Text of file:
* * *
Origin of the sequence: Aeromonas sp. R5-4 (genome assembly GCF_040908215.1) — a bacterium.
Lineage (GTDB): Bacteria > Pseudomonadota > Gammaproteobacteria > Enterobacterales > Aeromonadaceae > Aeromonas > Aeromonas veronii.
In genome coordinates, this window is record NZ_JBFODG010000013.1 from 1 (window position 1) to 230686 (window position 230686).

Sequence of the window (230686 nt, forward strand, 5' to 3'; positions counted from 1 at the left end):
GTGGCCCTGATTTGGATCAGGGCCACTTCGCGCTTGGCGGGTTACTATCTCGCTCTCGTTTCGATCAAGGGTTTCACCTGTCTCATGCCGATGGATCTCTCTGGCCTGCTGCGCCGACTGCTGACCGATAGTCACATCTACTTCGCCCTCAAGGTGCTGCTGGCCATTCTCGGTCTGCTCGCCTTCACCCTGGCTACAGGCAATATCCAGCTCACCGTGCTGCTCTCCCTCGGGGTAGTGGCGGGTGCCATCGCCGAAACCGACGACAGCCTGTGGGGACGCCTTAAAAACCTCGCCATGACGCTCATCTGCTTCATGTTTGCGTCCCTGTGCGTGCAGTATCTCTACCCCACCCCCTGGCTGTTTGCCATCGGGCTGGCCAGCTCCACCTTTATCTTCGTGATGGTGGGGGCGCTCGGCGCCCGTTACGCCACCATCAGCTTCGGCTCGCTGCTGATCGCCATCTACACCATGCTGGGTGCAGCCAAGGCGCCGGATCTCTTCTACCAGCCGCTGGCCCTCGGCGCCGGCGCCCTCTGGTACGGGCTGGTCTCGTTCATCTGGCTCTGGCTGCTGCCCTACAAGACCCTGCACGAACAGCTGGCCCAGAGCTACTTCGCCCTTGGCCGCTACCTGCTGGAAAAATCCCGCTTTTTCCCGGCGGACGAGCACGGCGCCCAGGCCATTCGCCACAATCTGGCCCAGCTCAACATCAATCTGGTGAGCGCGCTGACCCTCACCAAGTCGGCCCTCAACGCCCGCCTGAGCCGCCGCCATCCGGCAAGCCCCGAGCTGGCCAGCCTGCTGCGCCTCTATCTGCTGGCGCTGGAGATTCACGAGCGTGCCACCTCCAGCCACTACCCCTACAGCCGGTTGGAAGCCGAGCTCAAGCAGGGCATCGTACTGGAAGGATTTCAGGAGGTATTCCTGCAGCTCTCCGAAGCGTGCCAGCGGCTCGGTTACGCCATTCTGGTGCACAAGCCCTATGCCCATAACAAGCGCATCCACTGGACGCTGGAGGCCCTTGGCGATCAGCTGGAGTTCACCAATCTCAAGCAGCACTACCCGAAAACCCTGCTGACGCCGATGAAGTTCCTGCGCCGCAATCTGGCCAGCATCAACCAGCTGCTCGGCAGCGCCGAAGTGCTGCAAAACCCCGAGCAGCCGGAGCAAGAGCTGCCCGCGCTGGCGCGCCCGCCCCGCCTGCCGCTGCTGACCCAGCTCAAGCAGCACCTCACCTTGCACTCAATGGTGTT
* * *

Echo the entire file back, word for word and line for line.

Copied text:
Origin of the sequence: Aeromonas sp. R5-4 (genome assembly GCF_040908215.1) — a bacterium.
Lineage (GTDB): Bacteria > Pseudomonadota > Gammaproteobacteria > Enterobacterales > Aeromonadaceae > Aeromonas > Aeromonas veronii.
In genome coordinates, this window is record NZ_JBFODG010000013.1 from 1 (window position 1) to 230686 (window position 230686).

Sequence of the window (230686 nt, forward strand, 5' to 3'; positions counted from 1 at the left end):
GTGGCCCTGATTTGGATCAGGGCCACTTCGCGCTTGGCGGGTTACTATCTCGCTCTCGTTTCGATCAAGGGTTTCACCTGTCTCATGCCGATGGATCTCTCTGGCCTGCTGCGCCGACTGCTGACCGATAGTCACATCTACTTCGCCCTCAAGGTGCTGCTGGCCATTCTCGGTCTGCTCGCCTTCACCCTGGCTACAGGCAATATCCAGCTCACCGTGCTGCTCTCCCTCGGGGTAGTGGCGGGTGCCATCGCCGAAACCGACGACAGCCTGTGGGGACGCCTTAAAAACCTCGCCATGACGCTCATCTGCTTCATGTTTGCGTCCCTGTGCGTGCAGTATCTCTACCCCACCCCCTGGCTGTTTGCCATCGGGCTGGCCAGCTCCACCTTTATCTTCGTGATGGTGGGGGCGCTCGGCGCCCGTTACGCCACCATCAGCTTCGGCTCGCTGCTGATCGCCATCTACACCATGCTGGGTGCAGCCAAGGCGCCGGATCTCTTCTACCAGCCGCTGGCCCTCGGCGCCGGCGCCCTCTGGTACGGGCTGGTCTCGTTCATCTGGCTCTGGCTGCTGCCCTACAAGACCCTGCACGAACAGCTGGCCCAGAGCTACTTCGCCCTTGGCCGCTACCTGCTGGAAAAATCCCGCTTTTTCCCGGCGGACGAGCACGGCGCCCAGGCCATTCGCCACAATCTGGCCCAGCTCAACATCAATCTGGTGAGCGCGCTGACCCTCACCAAGTCGGCCCTCAACGCCCGCCTGAGCCGCCGCCATCCGGCAAGCCCCGAGCTGGCCAGCCTGCTGCGCCTCTATCTGCTGGCGCTGGAGATTCACGAGCGTGCCACCTCCAGCCACTACCCCTACAGCCGGTTGGAAGCCGAGCTCAAGCAGGGCATCGTACTGGAAGGATTTCAGGAGGTATTCCTGCAGCTCTCCGAAGCGTGCCAGCGGCTCGGTTACGCCATTCTGGTGCACAAGCCCTATGCCCATAACAAGCGCATCCACTGGACGCTGGAGGCCCTTGGCGATCAGCTGGAGTTCACCAATCTCAAGCAGCACTACCCGAAAACCCTGCTGACGCCGATGAAGTTCCTGCGCCGCAATCTGGCCAGCATCAACCAGCTGCTCGGCAGCGCCGAAGTGCTGCAAAACCCCGAGCAGCCGGAGCAAGAGCTGCCCGCGCTGGCGCGCCCGCCCCGCCTGCCGCTGCTGACCCAGCTCAAGCAGCACCTCACCTTGCACTCAATGGTGTT